How do we feed the world sustainably?

No global system carries a larger social, economic, and environmental impact around the world than our food. And despite agriculture’s strain on land, water, and climate, one in seven people already go hungry. To remedy an issue this large, it takes a mind-set that every business has a role to play nourishing humanity.

It’s estimated that by 2050 we will need 60% more food production to feed humanity. We also know that, today, the agricultural industry is responsible for 80% of total fresh water usage, 20% of greenhouse gas emissions, and roughly 5 million hectares of deforestation each year. All while we waste a third of what we produce.

The industry’s footprint is equally large economically, as 40% of the global population earns their income from food. If catastrophe strikes, people lose their livelihood, even more go hungry, and the worst human conditions on Earth can ensue.

Simply put, the stakes are too high. Our food systems require new, more regenerative ideas on every front: from the farmer’s soil to the aisle of your local grocery store.

The Challenge 

Our relationship with food is, intrinsically, a relationship with nature. Right now, that relationship is straining.

Climate change is the first, and largest, factor in this challenge. Habitats everywhere are rapidly fluctuating, complexifying the already delicate practice of farming. And right now, farms are using more water, deforesting more land, and degrading soil to a degree that we currently lose 30 soccer fields worth of arable land every minute—all of which feeds the problem of climate change.

Combined, the energy and resources required to grow, process, transport, and maintain a year-round global food system results in an unsustainable dynamic: for every $1 USD worth of food, society pays $2 USD in economic, social, and environmental costs.

And still, people go hungry. Undernourishment can reach rates of 25% in parts of Asia and Sub-Saharan Africa, and poor nutrition causes 45% of deaths for children under five globally.

Compounding the problem is the significant issue of waste, which costs the economy $940 billion USD per year. Whether lost in processing or in consumers’ homes, it becomes an environmental cost with zero human benefit.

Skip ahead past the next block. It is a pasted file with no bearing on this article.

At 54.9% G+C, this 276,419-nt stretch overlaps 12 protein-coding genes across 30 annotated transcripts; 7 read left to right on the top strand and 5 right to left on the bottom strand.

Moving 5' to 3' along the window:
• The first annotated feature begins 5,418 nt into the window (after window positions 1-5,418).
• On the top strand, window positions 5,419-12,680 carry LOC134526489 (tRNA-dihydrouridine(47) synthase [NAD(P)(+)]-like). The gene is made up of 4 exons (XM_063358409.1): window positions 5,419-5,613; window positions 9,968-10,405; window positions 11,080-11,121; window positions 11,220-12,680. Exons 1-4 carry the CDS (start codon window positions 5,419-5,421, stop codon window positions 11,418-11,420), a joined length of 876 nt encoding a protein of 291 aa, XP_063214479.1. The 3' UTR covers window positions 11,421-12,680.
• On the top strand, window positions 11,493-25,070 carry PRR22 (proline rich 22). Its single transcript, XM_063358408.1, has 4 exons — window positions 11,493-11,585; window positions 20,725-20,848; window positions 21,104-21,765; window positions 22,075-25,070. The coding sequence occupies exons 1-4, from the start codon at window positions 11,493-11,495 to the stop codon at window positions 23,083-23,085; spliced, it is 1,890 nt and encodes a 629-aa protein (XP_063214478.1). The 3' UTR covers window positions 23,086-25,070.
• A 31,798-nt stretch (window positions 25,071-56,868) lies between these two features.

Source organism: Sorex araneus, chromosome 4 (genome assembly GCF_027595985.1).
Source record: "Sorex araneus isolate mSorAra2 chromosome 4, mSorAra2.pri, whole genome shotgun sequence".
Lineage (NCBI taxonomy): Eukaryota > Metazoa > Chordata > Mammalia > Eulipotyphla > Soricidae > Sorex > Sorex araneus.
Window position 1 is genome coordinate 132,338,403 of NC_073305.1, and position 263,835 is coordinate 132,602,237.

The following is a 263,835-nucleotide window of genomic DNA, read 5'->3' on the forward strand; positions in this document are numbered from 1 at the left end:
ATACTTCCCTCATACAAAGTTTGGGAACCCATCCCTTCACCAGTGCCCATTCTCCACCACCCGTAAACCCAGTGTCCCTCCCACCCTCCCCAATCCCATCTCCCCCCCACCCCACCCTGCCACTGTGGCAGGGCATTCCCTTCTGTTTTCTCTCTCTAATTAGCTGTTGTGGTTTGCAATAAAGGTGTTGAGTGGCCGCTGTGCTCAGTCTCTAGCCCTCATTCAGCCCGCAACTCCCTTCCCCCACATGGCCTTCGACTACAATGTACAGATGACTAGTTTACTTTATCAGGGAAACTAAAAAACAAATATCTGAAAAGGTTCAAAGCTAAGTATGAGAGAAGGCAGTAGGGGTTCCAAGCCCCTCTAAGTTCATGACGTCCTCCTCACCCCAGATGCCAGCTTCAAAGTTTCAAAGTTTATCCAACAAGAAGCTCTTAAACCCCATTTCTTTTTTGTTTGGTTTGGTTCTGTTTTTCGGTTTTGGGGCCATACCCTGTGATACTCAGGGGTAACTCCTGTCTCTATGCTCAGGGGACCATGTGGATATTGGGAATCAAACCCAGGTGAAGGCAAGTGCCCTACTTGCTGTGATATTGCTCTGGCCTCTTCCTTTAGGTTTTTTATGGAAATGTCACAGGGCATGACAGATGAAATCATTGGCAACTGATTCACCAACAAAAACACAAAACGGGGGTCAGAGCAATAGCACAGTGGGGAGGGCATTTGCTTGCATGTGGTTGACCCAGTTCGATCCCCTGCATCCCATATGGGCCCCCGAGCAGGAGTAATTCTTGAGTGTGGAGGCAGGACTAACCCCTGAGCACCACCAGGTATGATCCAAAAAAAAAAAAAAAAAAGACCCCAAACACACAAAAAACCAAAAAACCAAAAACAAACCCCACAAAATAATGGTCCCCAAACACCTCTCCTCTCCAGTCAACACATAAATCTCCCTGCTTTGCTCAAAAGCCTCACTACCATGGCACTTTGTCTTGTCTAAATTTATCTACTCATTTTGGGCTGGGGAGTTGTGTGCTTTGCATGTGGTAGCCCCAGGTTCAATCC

Overall, we need to figure out how to feed more people using less water, less land, and less energy. And it’s not a one-time goal. We need to do it regeneratively.

UN Sustainable Development Goals

60 %

more food will be needed to feed the world’s population in 2050 

Our Perspective

Regenerative improvement means improving farms and the journey food takes to reach our tables with a dedicated mindfulness for the natural systems behind it all.

Every farm in the world should have better tools and more access to technology, in order to increase farmers' ability to embrace more biodiversity. Just twelve plants and five animals make up 75% of what the world eats, but biodiversity is proven to improve soil health and prevent plant disease—in addition to providing more nutritious diets and enhancing the livelihood of farmers.

We also acknowledge there is no single food system—there are millions. The 500 million small farms worldwide provide 70% of the world’s food. These farms have unique needs, but could actually serve as a model for their bigger, industrial counterparts. Better servicing small farmers would create jobs, improve health, and spread equality in developing regions.

Netafim has a long history of improving yields on farms big and small, but we're also in a position to pair that work with improved methods of processing and transporting food. Planet-friendly packaging and safer ways to refrigerate food in shipping are ways we can combat climate change and reduce waste.

We try to encourage collaboration across every variety of business, because the potential is too big. Eight of the 20 most impactful actions to combat climate change reside in the food industry.

"Boosting yields on existing lands relieves pressure to clear forests for agricultural production … What’s more, improved irrigation can help sustain drylands’ productivity."

United Nations report

Our Approach

At Orbia, we currently have three major areas of impact within food systems: precision irrigation, agricultural technology, and material and chemical production applied to food processing, packaging, or shipment.

Precision Irrigation

Few technologies can rival precision drip irrigation systems in regard to maximizing yields while dramatically reducing water and fertilizer use. We have customers of all sizes spanning the globe, from connecting thousands of small farms in India to providing irrigation as a service to Mexico’s largest dairy company. 

Agricultural Technology

Few industries can put data efficiency to scale quite like farming. Between Netbeat One and other smart irrigation initiatives, we’re trying to put greater capability into the hands of farmers managing lands of all sizes.

Soil Nutrient Recapture

We encourage our businesses to leverage their multitude of relationships to find promising opportunities for new partnerships. One example is an effort underway to regenerate soil health by using dairy farm waste to return nutrients to the farms that sustain them.

Packaging & Transport

PVC packaging film preserves food on route to our tables, which reduces the environmental footprint of food production and commercialization. A vegetable without film can spoil up to 60% faster, which would mean more energy and water would be needed to produce even more food to replace what’s been spoiled.

Other Challenges

How do we connect and empower communities with data?

How can we better manage our water systems?

Can health and well-being be made more accessible?

How do we make cities more livable, lovable, and resilient?

How do we push beyond sustainability to regeneration?